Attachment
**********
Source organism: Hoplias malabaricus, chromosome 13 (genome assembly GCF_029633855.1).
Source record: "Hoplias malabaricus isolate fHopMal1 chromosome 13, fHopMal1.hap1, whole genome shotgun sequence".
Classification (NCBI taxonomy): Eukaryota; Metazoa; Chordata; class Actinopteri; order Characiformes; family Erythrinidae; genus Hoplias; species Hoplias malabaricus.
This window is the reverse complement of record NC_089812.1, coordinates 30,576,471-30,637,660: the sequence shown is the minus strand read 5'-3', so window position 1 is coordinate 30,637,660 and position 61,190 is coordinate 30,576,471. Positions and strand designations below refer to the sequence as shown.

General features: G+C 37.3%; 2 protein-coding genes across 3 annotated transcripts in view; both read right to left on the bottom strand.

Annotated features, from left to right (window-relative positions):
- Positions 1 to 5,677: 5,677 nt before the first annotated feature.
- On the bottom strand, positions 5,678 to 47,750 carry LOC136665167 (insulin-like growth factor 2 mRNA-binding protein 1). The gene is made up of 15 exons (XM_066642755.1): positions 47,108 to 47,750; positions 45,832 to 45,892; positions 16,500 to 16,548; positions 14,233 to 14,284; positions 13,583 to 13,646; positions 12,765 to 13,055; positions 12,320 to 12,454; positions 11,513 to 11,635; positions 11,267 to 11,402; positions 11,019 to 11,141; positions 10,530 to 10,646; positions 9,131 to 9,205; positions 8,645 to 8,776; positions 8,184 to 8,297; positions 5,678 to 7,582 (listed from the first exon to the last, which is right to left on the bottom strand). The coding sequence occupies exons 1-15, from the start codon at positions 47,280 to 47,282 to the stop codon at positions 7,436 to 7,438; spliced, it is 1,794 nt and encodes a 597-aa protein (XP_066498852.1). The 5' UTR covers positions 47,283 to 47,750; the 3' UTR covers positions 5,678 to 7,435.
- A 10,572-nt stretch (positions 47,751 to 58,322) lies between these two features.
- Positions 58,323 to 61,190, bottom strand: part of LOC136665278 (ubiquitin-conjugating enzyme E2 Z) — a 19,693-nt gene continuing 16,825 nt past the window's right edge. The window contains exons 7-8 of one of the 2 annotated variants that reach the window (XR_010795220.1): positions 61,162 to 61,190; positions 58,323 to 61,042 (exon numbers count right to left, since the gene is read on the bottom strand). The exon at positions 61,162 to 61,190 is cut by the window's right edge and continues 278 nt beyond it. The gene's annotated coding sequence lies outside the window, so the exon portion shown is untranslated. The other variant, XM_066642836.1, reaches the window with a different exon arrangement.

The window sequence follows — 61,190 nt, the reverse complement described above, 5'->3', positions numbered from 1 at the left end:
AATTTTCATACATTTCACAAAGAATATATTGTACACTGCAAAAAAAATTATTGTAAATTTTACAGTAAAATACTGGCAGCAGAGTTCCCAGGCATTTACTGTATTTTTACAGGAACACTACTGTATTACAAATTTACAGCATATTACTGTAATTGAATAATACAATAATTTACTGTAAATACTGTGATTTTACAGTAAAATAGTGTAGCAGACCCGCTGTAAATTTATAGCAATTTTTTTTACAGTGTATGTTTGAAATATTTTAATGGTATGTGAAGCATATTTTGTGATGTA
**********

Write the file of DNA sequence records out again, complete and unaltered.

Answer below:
Source organism: Hoplias malabaricus, chromosome 13 (genome assembly GCF_029633855.1).
Source record: "Hoplias malabaricus isolate fHopMal1 chromosome 13, fHopMal1.hap1, whole genome shotgun sequence".
Classification (NCBI taxonomy): Eukaryota; Metazoa; Chordata; class Actinopteri; order Characiformes; family Erythrinidae; genus Hoplias; species Hoplias malabaricus.
This window is the reverse complement of record NC_089812.1, coordinates 30,576,471-30,637,660: the sequence shown is the minus strand read 5'-3', so window position 1 is coordinate 30,637,660 and position 61,190 is coordinate 30,576,471. Positions and strand designations below refer to the sequence as shown.

General features: G+C 37.3%; 2 protein-coding genes across 3 annotated transcripts in view; both read right to left on the bottom strand.

Annotated features, from left to right (window-relative positions):
- Positions 1 to 5,677: 5,677 nt before the first annotated feature.
- On the bottom strand, positions 5,678 to 47,750 carry LOC136665167 (insulin-like growth factor 2 mRNA-binding protein 1). The gene is made up of 15 exons (XM_066642755.1): positions 47,108 to 47,750; positions 45,832 to 45,892; positions 16,500 to 16,548; positions 14,233 to 14,284; positions 13,583 to 13,646; positions 12,765 to 13,055; positions 12,320 to 12,454; positions 11,513 to 11,635; positions 11,267 to 11,402; positions 11,019 to 11,141; positions 10,530 to 10,646; positions 9,131 to 9,205; positions 8,645 to 8,776; positions 8,184 to 8,297; positions 5,678 to 7,582 (listed from the first exon to the last, which is right to left on the bottom strand). The coding sequence occupies exons 1-15, from the start codon at positions 47,280 to 47,282 to the stop codon at positions 7,436 to 7,438; spliced, it is 1,794 nt and encodes a 597-aa protein (XP_066498852.1). The 5' UTR covers positions 47,283 to 47,750; the 3' UTR covers positions 5,678 to 7,435.
- A 10,572-nt stretch (positions 47,751 to 58,322) lies between these two features.
- Positions 58,323 to 61,190, bottom strand: part of LOC136665278 (ubiquitin-conjugating enzyme E2 Z) — a 19,693-nt gene continuing 16,825 nt past the window's right edge. The window contains exons 7-8 of one of the 2 annotated variants that reach the window (XR_010795220.1): positions 61,162 to 61,190; positions 58,323 to 61,042 (exon numbers count right to left, since the gene is read on the bottom strand). The exon at positions 61,162 to 61,190 is cut by the window's right edge and continues 278 nt beyond it. The gene's annotated coding sequence lies outside the window, so the exon portion shown is untranslated. The other variant, XM_066642836.1, reaches the window with a different exon arrangement.

The window sequence follows — 61,190 nt, the reverse complement described above, 5'->3', positions numbered from 1 at the left end:
AATTTTCATACATTTCACAAAGAATATATTGTACACTGCAAAAAAAATTATTGTAAATTTTACAGTAAAATACTGGCAGCAGAGTTCCCAGGCATTTACTGTATTTTTACAGGAACACTACTGTATTACAAATTTACAGCATATTACTGTAATTGAATAATACAATAATTTACTGTAAATACTGTGATTTTACAGTAAAATAGTGTAGCAGACCCGCTGTAAATTTATAGCAATTTTTTTTACAGTGTATGTTTGAAATATTTTAATGGTATGTGAAGCATATTTTGTGATGTA